This is the photograph of "ANDY," the aboriginal who gave nearly all the information
contained in Mr. James Manning's paper to the Royal Society, on the subject of
the religious creed and superstitions of the natives of New Holland. The photograph
was taken at Yass, nearly twenty years ago, and some twenty years after the
date of the Notes of 1845.


Notes on the Aborigines of New Holland
By James Manning.

[Read before the Royal Society of N.S.W., 1 November, 1882.]

[Extracted from Journal and Proceedings of the Royal Society of New South Wales vol. 16 (1883), pp. 155-74.]

In 1844 and 1845 I had the privilege of taking some interesting notes from the blacks of this colony on the subject of their religious belief. Those notes were necessarily and mainly taken from the most intelligent of those natives who frequented the neighbourhood of my own home  in the bush in those days. At and before that time I resided at Cumbamarro, very near the outside boundaries of the then location of settlers to the south, and near the Murumbidgee River, and for ten years prior to my taking such notes in writing I was a resident of those parts. For the first four of five years or more of that earliest time there was no church south of the little one that was at Bong Bong, near Mittagong. The cities and towns of Goulburn, Yass, Albury, and Melbourne did not exist. It was a common parlance amongst the early settlers, when travelling south, before Goulburn and Yass townships were formed and had churches, to say that "there was no Sunday after crossing Mvrtle Creek," which is a stream bordering old Bargo Brush, a little south of Picton, and south from Sydney. No missionaries ever came to the southern district at any time, and it was not until many years later that the missionaries landed in Sydney on their way to Moreton Bay, to attempt, in vain, to christianize the blacks that locality, before the Queensland separation from this Colony took place.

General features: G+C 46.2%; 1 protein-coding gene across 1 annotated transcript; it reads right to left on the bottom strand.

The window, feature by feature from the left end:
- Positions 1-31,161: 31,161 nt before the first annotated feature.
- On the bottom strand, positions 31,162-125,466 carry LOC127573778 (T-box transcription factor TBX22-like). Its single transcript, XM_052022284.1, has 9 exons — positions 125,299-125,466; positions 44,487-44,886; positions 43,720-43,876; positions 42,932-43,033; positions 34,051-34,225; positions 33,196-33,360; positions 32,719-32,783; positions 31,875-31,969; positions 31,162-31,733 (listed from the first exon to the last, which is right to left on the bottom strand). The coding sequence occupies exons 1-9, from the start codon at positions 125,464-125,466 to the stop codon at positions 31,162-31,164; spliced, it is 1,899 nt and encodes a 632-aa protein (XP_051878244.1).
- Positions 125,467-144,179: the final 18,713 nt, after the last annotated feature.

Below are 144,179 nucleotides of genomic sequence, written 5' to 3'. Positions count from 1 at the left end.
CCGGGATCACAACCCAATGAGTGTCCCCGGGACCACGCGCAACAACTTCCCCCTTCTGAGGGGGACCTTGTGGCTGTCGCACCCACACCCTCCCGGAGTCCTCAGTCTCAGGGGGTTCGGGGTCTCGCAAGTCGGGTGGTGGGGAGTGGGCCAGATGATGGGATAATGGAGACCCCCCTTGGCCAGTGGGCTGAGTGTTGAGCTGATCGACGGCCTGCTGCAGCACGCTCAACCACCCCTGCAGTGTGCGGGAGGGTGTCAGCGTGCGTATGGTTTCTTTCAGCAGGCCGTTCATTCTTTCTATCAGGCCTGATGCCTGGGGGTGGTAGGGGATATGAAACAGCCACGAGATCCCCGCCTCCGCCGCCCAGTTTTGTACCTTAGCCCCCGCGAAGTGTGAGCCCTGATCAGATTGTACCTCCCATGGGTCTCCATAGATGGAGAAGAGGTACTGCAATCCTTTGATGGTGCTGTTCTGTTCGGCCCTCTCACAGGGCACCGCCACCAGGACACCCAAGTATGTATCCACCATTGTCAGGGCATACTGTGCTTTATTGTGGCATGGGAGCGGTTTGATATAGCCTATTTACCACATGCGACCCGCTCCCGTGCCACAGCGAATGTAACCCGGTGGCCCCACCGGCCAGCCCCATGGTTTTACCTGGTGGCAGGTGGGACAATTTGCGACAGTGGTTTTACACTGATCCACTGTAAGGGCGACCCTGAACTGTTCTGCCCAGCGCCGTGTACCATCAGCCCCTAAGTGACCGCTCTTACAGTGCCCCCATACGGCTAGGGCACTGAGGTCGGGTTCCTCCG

These facts are advanced in proof that the notes which I took later on, upon the religious belief of the whole of the aborigines of this continent are perfectly true and consistent with their own traditions. I also desire to say that, since  penned them, in January, 1845, I was met with fresh confirmations to the general belief of the blacks in a Supreme Being or Deity in all parts of New South Wales, in Victoria as far west as the Grampian Hills, and in Queensland as  far north as Rockhampton. At each such place the God of their faith was in every instance represented to me as having his abode where the sun rises. I may further add my conviction, without having visited the far interior of those parts where Burke and Wills perished, that the blacks are all of the same religious belief as those who have come under my notice and inquiries. This conviction I maintained from the moment that [p.156] I saw in the Illustrated London News of that time the picture of two stalwart natives of that region, who were sketched from nature by one of the parties who went in search of those unhappy explorers. That picture represented those two fine-looking blacks to be minus the front tooth, which I considered had doubtlessly been knocked out under the sacred ceremony of the so-called "Irangung," the nature of which my notes fully explain.